United Kingdom Bartók, Kodály and Haydn: Dame Evelyn Glennie (percussion), Janet Fulton (percussion), Noriko Ogawa (piano), Philip Smith (piano), Manchester Camerata/Gábor Takács-Nagy, Bridgwater Hall, Manchester, 28.1. 2012 (MC)
Portrait of a Hungarian: Part 2
Bartók – Concerto for two pianos, percussion and orchestra (1937, orch. 1940)
Kodály – Dances of Galánta (1933)
Haydn – Symphony No.104 in D major ‘London’(1795)
At the Bridgewater Hall the Manchester Camerata programme titled ‘Portrait of a Hungarian ’was the second in their series of music connected to the homeland of Gábor Takács-Nagy in his inaugural season as music director. Any lingering resentment at not having at least one Frederick Delius work on this the weekend of the 150th anniversary of Delius’ birth soon got blown away with this stunningly played and fascinating Hungarian themed programme.
The opening work of the evening was Bartók’s rarely heard Concerto for two pianos, percussion and orchestra completed in 1940, an arrangement of his earlier Sonata for two pianos and percussion from 1937. In three contrasting movements Bartók emphasises the percussive nature of the two pianos resolutely performed by Noriko Ogawa and Philip Smith together with a battery of percussion instruments including timpani; side drums; xylophone and tam-tam expertly played by Dame Evelyn Glennie and Janet Fulton. The spiky and brutal rhythms of the sinister opening movement Assai lento seemed to reflect the anguish and tension that would have been circulating around pre-war Europe. I loved the mesmerizing slow movement, a highly chromatic yet serene elegy. Complex and densely textured the Finale was especially well performed by the Camerata creating a broad range of vibrant colours.
Kodály created the Dances of Galánta in 1933 from five gypsy melodies that he had heard in the then Hungarian market town of Gálanta. In Munich last May I heard the Munich Philharmonic under Lionel Bringuier play the Dances of Galánta so splendidly but this exceptional performance from the Camerata was in a different league. Vividly coloured the writing of gripping rhythmic intensity provided the Camerata with a marvellous platform to display their talents with the woodwind covering themselves in glory especially the entrancingly played solo clarinet. Sounding as glorious as I have heard from any orchestra in this hall the Camerata strings are a match to be reckoned with.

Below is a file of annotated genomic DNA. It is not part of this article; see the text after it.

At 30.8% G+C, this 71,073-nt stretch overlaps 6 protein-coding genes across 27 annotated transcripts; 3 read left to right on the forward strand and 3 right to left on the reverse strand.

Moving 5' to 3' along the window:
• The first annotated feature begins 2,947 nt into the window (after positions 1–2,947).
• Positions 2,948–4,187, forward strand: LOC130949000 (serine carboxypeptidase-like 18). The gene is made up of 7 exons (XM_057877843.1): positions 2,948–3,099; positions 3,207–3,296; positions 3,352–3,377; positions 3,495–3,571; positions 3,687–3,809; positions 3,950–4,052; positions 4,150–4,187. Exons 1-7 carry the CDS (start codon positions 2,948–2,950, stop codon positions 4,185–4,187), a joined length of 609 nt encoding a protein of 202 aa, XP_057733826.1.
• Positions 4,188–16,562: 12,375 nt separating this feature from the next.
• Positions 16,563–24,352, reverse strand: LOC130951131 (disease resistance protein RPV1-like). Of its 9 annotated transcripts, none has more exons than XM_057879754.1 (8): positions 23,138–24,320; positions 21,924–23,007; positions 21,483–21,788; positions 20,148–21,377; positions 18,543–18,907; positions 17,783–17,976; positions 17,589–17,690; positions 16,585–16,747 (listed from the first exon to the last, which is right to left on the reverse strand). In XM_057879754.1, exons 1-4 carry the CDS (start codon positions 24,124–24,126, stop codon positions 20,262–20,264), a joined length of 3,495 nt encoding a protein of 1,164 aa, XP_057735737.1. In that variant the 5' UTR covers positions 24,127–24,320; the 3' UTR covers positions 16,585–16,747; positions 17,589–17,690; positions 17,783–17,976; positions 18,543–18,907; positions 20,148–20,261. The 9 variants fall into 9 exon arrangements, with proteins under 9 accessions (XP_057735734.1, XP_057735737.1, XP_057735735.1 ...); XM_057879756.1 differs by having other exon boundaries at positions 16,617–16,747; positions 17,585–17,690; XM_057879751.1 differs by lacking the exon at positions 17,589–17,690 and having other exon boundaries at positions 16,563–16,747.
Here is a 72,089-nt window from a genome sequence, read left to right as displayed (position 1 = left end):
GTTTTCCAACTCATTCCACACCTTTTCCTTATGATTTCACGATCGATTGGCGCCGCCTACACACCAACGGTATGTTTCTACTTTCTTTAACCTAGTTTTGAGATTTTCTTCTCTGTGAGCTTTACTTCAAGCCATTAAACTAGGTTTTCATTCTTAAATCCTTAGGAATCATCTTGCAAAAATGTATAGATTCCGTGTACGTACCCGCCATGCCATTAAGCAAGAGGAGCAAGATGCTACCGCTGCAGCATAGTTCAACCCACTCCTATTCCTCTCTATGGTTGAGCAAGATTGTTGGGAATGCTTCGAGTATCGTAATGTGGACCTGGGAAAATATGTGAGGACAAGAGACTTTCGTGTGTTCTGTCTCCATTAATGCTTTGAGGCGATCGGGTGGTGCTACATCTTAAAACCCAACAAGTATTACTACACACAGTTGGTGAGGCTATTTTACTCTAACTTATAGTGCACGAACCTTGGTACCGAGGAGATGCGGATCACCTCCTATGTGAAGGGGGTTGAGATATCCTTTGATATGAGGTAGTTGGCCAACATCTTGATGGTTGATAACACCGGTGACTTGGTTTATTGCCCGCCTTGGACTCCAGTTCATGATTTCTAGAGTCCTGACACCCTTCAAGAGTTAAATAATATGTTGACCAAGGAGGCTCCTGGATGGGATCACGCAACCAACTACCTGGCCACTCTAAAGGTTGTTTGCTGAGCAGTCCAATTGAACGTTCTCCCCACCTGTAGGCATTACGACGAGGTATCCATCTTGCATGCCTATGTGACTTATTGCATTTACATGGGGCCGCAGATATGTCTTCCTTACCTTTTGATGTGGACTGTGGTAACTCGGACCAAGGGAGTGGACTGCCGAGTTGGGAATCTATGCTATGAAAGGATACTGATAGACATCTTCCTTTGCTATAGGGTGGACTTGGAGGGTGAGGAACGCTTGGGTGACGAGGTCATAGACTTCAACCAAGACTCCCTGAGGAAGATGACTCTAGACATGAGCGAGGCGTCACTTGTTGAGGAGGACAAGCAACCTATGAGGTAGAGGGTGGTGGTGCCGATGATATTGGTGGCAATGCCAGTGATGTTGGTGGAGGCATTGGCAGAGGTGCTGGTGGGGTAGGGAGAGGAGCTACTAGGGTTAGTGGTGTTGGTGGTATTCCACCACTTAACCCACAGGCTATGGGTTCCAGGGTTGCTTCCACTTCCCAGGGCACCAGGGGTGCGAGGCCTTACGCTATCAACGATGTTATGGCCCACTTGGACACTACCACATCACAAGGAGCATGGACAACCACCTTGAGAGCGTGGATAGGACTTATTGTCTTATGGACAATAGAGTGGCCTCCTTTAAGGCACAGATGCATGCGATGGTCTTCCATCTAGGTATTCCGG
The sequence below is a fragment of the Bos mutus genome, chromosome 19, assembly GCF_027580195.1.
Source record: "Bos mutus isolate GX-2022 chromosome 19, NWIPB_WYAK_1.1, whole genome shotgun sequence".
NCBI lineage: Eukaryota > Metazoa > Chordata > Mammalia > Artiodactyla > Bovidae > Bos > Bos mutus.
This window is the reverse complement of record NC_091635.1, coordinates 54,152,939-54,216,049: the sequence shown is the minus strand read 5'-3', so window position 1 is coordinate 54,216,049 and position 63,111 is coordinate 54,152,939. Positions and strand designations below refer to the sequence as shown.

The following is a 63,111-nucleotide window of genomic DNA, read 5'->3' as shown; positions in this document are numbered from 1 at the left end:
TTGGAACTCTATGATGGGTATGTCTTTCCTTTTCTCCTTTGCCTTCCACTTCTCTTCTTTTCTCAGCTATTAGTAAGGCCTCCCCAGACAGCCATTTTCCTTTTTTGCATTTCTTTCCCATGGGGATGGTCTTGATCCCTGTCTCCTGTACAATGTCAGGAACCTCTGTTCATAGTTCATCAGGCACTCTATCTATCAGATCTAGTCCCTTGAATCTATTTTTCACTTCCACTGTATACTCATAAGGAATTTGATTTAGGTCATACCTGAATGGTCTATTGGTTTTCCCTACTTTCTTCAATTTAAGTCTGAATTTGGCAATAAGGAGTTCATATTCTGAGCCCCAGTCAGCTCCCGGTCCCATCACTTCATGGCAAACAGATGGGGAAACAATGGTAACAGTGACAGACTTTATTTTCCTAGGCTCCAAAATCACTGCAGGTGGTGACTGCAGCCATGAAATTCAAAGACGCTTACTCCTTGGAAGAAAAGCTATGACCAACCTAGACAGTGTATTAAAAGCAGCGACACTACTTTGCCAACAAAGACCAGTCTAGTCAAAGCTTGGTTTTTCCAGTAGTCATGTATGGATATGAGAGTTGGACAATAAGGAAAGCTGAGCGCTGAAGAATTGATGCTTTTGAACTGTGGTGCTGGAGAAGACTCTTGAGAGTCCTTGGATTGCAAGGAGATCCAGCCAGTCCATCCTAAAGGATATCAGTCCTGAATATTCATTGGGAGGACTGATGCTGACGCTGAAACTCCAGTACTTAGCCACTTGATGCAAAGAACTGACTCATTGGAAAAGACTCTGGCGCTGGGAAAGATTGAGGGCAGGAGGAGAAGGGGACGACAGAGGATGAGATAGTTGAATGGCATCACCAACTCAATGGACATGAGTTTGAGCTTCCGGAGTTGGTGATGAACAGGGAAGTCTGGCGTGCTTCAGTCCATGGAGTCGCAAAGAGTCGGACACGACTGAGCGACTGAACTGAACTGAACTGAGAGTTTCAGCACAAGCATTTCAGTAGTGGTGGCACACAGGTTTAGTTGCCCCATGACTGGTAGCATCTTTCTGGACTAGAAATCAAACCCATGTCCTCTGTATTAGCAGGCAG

Although he was an Austrian by birth I’m glad that music from Haydn was included in this Hungarian themed programme concert. I guess Haydn qualified, as for most of his adult life he lived and worked for the Esterházy Court in what was then part of Hungary. Known as the ‘London’or ‘Salomon Symphony’ – the last symphony that Haydn wrote – written and composed in England in 1795, the Symphony No.104 in D major is one of his finest works. For this symphony the Camerata were asked to play standing up. Takács-Nagy’s commanding reading was remarkable in its splendour and broad expression an absorbing mix of memorable lyricism and buoyant rhythms. Vitality and sheer joyousness of the opening movement filled the hall followed by an Andante of Viennese grace if sounding rather sombre. Containing cheerfully infectious music of unusual accents and abrupt melodrama the Menuet was quite sparklingly played. I’m always struck how the excitable flourish at the end of the main theme sounds so remarkably like Ron Goodwin’s ‘Miss Jane Marple theme’ to the Margaret Rutherford series of films. The Finale clearly designed by Haydn with audience appeal in mind did just that with the Camerata in remarkable form galloping along with effervescence providing considerable thrust and forward momentum. For his encore Takács-Nagy repeated the movement.
This was a quite stunning concert by the Manchester Camerata which confirms to me that in Gábor Takács-Nagy they have found their ideal music director.